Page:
Don’t try to figure out Edwin Jackson.

Cubs starter Edwin Jackson put it together in July, winning 3 of 5 starts and posting an ERA of 1.83.

Cubs starter Edwin Jackson put it together in July, winning 3 of 5 starts and posting an ERA of 1.83.

When the Cubs signed right-handed starter Edwin Jackson to a 4-year, $52 million contract this past offseason, I had mixed feelings. For beginners, Jackson is a durable, above-average starter, something the Cubs desperately needed and still need. On the other hand, the nomadic righty–Jackson has played for 8 teams in his 10-year career so far–has struggled and still struggles with bouts of inconsistency. There’s no arguing that Jackson is armed with a pretty healthy pitching arsenal, but it seems that for whatever reason, there is still potential left to be tapped.

The part of me that frowned on the hefty deal for Jackson was only validated after his first 10 starts. To that point, he was 1-7 with a 6.11 ERA in just 53 innings pitched. Jackson did suffer from a bit of bad luck here and there, as he wasn’t often hit hard, but hit often. Although anyone with sense expected a bad 2013 from the Cubs, no one was pleased to see the team’s big offseason acquisition stink it up the way Jackson was. It’s possible that Jackson hit rock-bottom in his 11th start, on June 2nd against the Arizona Diamondbacks. At Wrigley Field, Jackson gave up 12 hits and 5 earned runs (7 total) in an eventual 8-4 loss. Jackson’s record dropped to 1-8 and his ERA increased to 6.29. As far as 2013 was concerned, the Cubs weren’t getting close to a return on their investment in regards to Edwin Jackson.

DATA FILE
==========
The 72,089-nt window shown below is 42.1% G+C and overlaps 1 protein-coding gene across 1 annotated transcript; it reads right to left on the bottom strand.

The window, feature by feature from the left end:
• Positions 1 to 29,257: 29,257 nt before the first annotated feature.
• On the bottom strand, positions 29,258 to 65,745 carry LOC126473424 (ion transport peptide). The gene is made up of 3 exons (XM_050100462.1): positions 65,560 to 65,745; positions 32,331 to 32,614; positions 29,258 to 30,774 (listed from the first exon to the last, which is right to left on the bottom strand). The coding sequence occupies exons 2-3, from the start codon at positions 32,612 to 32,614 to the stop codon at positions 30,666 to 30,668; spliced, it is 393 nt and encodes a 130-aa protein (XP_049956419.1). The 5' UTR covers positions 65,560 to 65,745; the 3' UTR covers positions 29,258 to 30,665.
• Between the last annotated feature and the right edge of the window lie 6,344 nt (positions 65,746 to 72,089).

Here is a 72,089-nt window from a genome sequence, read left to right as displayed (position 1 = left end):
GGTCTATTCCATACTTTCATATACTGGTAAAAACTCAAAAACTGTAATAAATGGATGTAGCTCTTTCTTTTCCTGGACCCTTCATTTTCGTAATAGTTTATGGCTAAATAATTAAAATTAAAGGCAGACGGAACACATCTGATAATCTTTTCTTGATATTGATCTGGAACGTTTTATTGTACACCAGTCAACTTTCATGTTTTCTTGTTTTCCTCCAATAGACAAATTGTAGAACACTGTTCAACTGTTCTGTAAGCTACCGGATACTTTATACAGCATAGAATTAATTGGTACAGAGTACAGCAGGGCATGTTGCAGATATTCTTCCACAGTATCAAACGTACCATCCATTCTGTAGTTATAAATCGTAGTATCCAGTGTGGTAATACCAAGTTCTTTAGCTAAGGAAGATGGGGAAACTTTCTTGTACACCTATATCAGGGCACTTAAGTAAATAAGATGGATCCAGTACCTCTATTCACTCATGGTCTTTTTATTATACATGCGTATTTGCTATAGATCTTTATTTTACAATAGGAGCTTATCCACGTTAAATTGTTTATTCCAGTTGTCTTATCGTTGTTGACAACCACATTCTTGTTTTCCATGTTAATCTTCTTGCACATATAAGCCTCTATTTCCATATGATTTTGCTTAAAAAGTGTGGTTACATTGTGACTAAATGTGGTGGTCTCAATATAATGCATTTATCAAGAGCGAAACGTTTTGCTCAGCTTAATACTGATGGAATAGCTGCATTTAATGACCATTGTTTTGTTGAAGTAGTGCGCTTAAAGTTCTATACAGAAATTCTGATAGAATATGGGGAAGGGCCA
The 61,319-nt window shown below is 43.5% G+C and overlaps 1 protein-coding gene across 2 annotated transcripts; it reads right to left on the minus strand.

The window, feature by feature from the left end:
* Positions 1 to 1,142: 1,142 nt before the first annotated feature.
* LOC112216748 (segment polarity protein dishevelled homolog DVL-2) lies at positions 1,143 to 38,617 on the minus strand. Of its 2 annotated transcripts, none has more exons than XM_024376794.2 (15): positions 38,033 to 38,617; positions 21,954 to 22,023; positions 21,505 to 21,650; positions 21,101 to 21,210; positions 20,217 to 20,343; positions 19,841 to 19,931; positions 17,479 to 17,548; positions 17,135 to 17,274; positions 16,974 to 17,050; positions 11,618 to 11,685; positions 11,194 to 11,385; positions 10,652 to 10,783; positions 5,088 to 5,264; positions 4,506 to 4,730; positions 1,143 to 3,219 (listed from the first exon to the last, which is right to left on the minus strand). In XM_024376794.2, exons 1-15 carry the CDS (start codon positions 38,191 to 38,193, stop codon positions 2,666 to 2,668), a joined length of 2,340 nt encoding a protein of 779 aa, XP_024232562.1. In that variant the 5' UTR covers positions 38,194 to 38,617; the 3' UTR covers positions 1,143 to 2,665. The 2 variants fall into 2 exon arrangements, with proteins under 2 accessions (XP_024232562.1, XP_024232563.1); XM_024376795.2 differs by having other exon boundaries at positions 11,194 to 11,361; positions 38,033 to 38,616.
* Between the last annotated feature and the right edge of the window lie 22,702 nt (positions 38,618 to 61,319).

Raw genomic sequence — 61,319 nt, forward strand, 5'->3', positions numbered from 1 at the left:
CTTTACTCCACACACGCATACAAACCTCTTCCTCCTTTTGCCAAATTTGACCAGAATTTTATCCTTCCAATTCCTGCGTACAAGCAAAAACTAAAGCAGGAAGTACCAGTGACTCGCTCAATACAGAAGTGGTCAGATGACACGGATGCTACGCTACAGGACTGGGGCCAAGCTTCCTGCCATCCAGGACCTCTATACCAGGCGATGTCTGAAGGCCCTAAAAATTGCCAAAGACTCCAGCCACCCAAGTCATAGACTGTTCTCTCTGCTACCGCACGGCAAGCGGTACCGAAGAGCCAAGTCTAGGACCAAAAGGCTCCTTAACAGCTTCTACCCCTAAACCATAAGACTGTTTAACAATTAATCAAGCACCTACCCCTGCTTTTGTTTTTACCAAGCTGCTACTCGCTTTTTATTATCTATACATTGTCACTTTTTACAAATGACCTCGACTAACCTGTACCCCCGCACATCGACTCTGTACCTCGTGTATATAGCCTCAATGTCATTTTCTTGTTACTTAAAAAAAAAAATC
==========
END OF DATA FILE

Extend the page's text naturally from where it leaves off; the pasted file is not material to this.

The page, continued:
But then, Jackson finished June on a somewhat respectable note, going 3-2 with a 4.65 ERA and 23/9 K/BB numbers in 5 starts. I was prepared to take that as about as the best we could possibly see from Jackson this season. The enigmatic Jackson had always shown flashes of dominance at times, but was mostly one of those “what if” guys who almost drew your pity. Once one of the top prospects in all of baseball, Jackson  never became the ace that he was predicted to be and instead, became simply, reliable. So going into July, I was just hoping that Jackson wouldn’t stink it up.

Of course, baseball happened. Jackson pitched well in consecutive starts–and wins–against the Pittsburgh Pirates and St. Louis Cardinals, respectively. He pitched well enough to win in an eventual road loss to the Colorado Rockies before working into the 7th in a comeback road win against the San Francisco Giants. Jackson finished off July by posting his 3rd-best game score of 2013, pitching 8 innings of one-run ball against the Milwaukee Brewers. Making this start even more impressive was that Jackson’s start was interrupted by a 66-minute rain delay, but he returned to finish the 6th inning as well as the 7th and 8th in a 6-1 Cubs home win.

There probably weren’t too many starting pitchers worse than Jackson through his first 10 starts. By contrast, I’m not sure there have been too many who have been that much better than Jackson has been over his last 10 starts. In that span, Jackson’s line is:

6-3, 64.1 IP, 45 K, 15 BB, 52 H, 3.08 ERA, 1.05 WHIP, 4 HR

That’s not exactly “scarily dominant,” but again, I’d bet that Jackson has been at least one of the better starters in baseball over the last 4-6 weeks or so. The contract he signed this offseason was the first long-term deal of his career, and it was only made more important by the fact that he was the first “big” signing of the Theoyer regime in Chicago. It’s safe to say that he may have been trying to do too much early on, or was just being Edwin Jackson. Regardless of whatever the case was, Jackson is giving the Cubs what they need, which is a durable above-average starter who gives them a chance to win more times than not. Keep it up, EJax.

Advertisements

Leave a Reply

Fill in your details below or click an icon to log in:

WordPress.com Logo

You are commenting using your WordPress.com account. Log Out / Change )

Twitter picture

You are commenting using your Twitter account. Log Out / Change )

Facebook photo

You are commenting using your Facebook account. Log Out / Change )

Google+ photo

You are commenting using your Google+ account. Log Out / Change )

Connecting to %s